SHANGHAI — Stock markets in Shanghai and Shenzhen took a nosedive Monday, losing 7 percent before market operators suspended trade for the remainder of the session.
The Shanghai Composite Index shed 6.9 percent while the Shenzhen index lost 8.2 percent on the first trading day of 2016, reaching fresh lows as investors digested weak manufacturing data out of China and signs of escalating tensions in the Middle East. Other Asian indices also took a hit with Tokyo’s Nikkei 225 falling 3.1 percent and Hong Kong’s Hang Seng sliding 2.7 percent. U.S. shares rose Thursday, the last trading day of 2015, in light volumes over the holiday period.
The suspension in trading is part of a new “circuit breaker” mechanism China announced at the end of last year. The mechanism aims to prevent wild swings in the financial markets. The mechanism follows the Hushen 300 Index of stocks traded in both Shanghai and Shenzhen. When the index rises or falls by 5 percent, the circuit breaker imposes a 15-minute trading suspension. If the Hushen 300 falls over 7 percent, trading is terminated for the day.
“The trading halt obviously has worked against the regulator’s will. The plan was to suppress market volatility but indeed it has magnified volatility and created one of the biggest sell-offs in recent history,” said Hao Hong, Bocom International’s managing director of research.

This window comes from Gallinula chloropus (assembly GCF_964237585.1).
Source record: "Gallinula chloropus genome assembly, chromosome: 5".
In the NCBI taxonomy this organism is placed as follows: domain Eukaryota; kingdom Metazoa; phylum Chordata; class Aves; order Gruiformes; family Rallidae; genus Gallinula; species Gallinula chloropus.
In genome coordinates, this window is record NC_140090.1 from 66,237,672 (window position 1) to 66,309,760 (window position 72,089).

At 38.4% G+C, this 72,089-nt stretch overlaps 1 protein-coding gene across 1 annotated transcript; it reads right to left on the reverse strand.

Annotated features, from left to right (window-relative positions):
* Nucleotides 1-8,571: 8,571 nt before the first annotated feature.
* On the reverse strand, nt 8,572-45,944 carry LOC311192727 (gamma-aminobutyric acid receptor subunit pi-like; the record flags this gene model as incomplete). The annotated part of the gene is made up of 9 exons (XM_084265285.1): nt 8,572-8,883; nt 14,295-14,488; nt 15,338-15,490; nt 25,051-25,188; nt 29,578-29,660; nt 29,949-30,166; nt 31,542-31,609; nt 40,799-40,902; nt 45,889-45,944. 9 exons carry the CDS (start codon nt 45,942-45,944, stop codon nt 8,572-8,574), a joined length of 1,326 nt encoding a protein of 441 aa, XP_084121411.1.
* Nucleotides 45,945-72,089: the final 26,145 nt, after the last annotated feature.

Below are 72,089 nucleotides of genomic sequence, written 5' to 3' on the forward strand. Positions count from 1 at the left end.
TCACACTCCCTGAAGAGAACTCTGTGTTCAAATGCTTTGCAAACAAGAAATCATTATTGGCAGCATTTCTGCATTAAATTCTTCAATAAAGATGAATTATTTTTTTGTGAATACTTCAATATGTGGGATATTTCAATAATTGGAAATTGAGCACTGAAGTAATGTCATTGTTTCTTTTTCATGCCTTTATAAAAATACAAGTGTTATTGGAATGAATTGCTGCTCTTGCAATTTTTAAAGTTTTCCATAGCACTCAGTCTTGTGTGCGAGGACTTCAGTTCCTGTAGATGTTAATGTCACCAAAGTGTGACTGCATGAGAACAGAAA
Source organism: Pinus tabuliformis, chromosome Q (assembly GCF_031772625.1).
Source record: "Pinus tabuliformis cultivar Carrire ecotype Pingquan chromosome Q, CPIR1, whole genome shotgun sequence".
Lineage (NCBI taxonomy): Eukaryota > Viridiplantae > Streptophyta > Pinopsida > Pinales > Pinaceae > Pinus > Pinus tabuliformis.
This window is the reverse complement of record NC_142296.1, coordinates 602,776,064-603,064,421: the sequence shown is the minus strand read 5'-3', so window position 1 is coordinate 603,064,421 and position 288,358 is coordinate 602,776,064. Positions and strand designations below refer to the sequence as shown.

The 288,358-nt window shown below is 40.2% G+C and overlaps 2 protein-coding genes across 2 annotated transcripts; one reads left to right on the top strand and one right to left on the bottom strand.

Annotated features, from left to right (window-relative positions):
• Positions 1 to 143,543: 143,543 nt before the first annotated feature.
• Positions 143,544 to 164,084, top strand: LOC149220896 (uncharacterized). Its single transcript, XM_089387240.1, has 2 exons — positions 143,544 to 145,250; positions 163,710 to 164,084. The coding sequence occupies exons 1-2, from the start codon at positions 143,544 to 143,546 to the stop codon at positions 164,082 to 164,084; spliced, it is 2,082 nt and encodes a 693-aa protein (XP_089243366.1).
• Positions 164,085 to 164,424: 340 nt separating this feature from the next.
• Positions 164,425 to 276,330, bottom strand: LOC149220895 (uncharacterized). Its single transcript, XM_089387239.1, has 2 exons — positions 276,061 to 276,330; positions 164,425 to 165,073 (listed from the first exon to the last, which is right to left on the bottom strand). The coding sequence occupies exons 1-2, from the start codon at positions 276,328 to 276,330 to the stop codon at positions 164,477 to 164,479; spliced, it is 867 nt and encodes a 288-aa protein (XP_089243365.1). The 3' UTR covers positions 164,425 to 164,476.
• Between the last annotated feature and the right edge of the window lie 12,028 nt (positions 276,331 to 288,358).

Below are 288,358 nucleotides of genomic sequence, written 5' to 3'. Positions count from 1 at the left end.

Michael Pettis, professor of finance at Guanghua School of Management at Peking University in Beijing, said Monday’s market movements indicate that investors are questioning the effectiveness of China’s attempts to reduce its economic dependence on exports and boost domestic consumption. But he stressed that it is important not to read too much into the Chinese markets’ volatility and inherently speculative nature.
“The more diversity you have among trading strategies, the more stability the market has, but this year, everyone had the same strategy,” he said. “Investors [here] interpret the information exactly the same way: if you believe the government is going to support the market, you buy; if you don’t, you sell. The only thing the market is telling us is whether or not the one strategy everyone is using is telling people whether to buy or not.”
Some of Asia’s biggest losers on Monday included Fast Retailing, which shed 4.7 percent in Tokyo. Parkson, which operates department stores across Asia, fell 3.96 percent, one of the bigger declines among retail names in Hong Kong. Chow Tai Fook and Esprit fell broadly in line with the market. The former moved down 2.80 percent while the latter fell 2.34 percent.
Shares in New World Department Store China surged 8.47 percent in early morning trade on market rumors that its parent company New World Development Co. is privatizing its Mainland property arm New World China Land. Shares of New World Development and New World China Land were then halted from trade pending an announcement related to a takeover or merger, the companies said. A New World Development spokeswoman did not immediately respond to inquiries.
Hong Kong billionaire Cheng Yu-tung, a member of the family who controls jeweler Chow Tai Fook, owns both New World companies.